The Rent Control Fight Doesn’t End with Proposition 10

As you stand in line at the polls or quickly finish up filling out your last-minute mail-in ballot, keep rent control in the back of your mind. While we urge you to vote ‘no’ on Proposition 10, an initiative that would repeal the Costa-Hawkins Act and allow local governments to instate rent control, be aware that the fight doesn’t end there. Even after Prop. 10, those who are pro-rent control are looking onward at 2020 and other states.

What is rent control and Proposition 10?

Rent control (also known as rent stabilization) would allow local and/or state governments to control and regulate rental housing rates. While California has the Costa-Hawkins Act in place to prevent rent control, some local governments have been able to bypass this by creating ordinances that target specific types of housing. Many states have similar laws prohibiting rent control in place. Click here to see if your state or city currently has rent control.

Proposition 10 is a California voter initiative that would repeal the Costa-Hawkins Act. While many cities have rent control ordinances already in place, the Costa-Hawkins Act currently exempts single-family homes and apartments built after 1995 from these rent control laws. If Prop. 10 passes, local governments across California will be able to establish their own rent control laws. Because the affects of this proposition would be on the local level, rather than the state-level, it’s unknown what the specific rental cap will be or if additional tenant protections and regulations will be tacked on.

We encourage you to vote ‘NO’ on Prop. 10 to protect the Costa-Hawkins Act.

The Rent Control Fight Doesn’t End in November

Even if Proposition 10 and rent control ordinances and initiatives across California don’t pass, it doesn’t mean it’s over yet. Those who are pro-rent control are already looking towards 2020, and the rent control craze is starting to spread to other states.

Sacramento, CA

A rent control initiative for the City of Sacramento has qualified for the March 2020 ballot (California’s primary elections in 2020 have been moved up to March, as of September 28th, 2018). This measure would impose inflation-based rent restrictions, “just cause” tenancy termination restrictions, tenant relocation fees, instate a rent review board, and impose an additional fee on rental owners to fund the rent board.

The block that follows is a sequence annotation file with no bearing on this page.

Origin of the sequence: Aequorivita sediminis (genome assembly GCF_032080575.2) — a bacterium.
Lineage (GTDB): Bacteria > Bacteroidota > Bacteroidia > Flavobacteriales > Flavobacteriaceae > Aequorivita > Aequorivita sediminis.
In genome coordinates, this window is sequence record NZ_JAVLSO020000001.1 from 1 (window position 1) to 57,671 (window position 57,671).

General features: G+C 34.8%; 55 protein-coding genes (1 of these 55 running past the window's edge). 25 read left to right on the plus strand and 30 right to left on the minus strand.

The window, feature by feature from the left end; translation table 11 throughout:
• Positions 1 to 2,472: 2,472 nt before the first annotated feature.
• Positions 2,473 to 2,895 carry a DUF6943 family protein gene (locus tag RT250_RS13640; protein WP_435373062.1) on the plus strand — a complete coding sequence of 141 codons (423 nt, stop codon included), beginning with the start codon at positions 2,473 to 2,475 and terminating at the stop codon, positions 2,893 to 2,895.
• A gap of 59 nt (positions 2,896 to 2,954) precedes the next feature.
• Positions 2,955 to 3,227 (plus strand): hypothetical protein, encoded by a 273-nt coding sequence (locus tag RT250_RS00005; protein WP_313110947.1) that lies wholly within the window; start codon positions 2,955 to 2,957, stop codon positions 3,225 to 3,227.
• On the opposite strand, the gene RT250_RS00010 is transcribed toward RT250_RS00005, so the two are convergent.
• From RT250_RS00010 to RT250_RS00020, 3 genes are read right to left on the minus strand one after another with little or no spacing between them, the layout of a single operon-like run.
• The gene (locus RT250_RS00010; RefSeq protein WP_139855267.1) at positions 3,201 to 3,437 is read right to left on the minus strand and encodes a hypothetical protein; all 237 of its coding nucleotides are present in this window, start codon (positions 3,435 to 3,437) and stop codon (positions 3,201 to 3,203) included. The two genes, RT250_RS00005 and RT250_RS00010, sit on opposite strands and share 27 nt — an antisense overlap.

The California Apartment Association is urging the city attorney to perform a legal analysis before the Sacramento City Council approves the initiative. In addition to the qualified rent control initiative, Sacramento Vice Mayor Steve Hansen has proposed an ordinance that would create a mediation process, allowing tenants to dispute annual rent increases above 6%. It would also require property owners to offer tenants the option of an 18-month lease. The Tenant Protection and Relief Act would become effective on July 1, 2019 if approved and properties with fewer than 5 units would be exempt.

Los Angeles County, CA

While the City of Los Angeles already has a rent stabilization ordinance in place, the rest of Los Angeles County does not.  In a 4-1 vote, the Los Angeles County Board of Supervisors voted to establish a temporary rent control measure for the unincorporated areas of the county as well. County officials will return with an ordinance proposal in November.

Mountain View, CA

An initiative has been created in the hopes of cleaning up Mountain View’s existing rent control ordinance. Since Measure V brought rent control to Mountain View in 2016, a significant number of rental units have been taken off the market. If there are enough signatures to qualify the measure, it would be presented before voters in November 2020.


There are two rent control bills (HB 2430 and SB3512) that are pending in the House and Senate, and HB 2430 has picked up quite a few sponsors this year. During last spring’s primary election, 77 Illinois precincts received ballot questions about rent control, and 75% voted in favor. Voters in the 35th, 46th, and 49th Wards will also receive rent control questions on their November ballots. It’s likely that we’ll see these rent control bills start to move sometime next year.

New York, NY

The City Council of New York is debating whether or not to create a form of commercial rent control. This proposed bill would give commercial retail tenants the right to a 10-year lease renewal if they met the terms of their existing contract. If commercial property owners refuse (or if an agreement is not met) the tenants are given a lease extension during arbitration. It is uncertain if this will go through, as the de Blasio administration has expressed his support of landlords and the New York Bar Association wrote a report saying the bill would not stand up in court.

Whether or not Proposition 10 passes, keep a keen eye on what’s going on in your city council. Rent control enthusiasts have been proposing rent control at the local level from day 1, and if Prop. 10 passes then you might want to consider getting much more acquainted with your City Council members.

Are you Battling Rent Control in your Area?

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Becky Bower is the Content Strategist here at the CIC Blog. She holds a degree in English, with a focus in creative writing, from CSU Channel Islands. Her biggest weakness is cake and favorite superhero is Batman.

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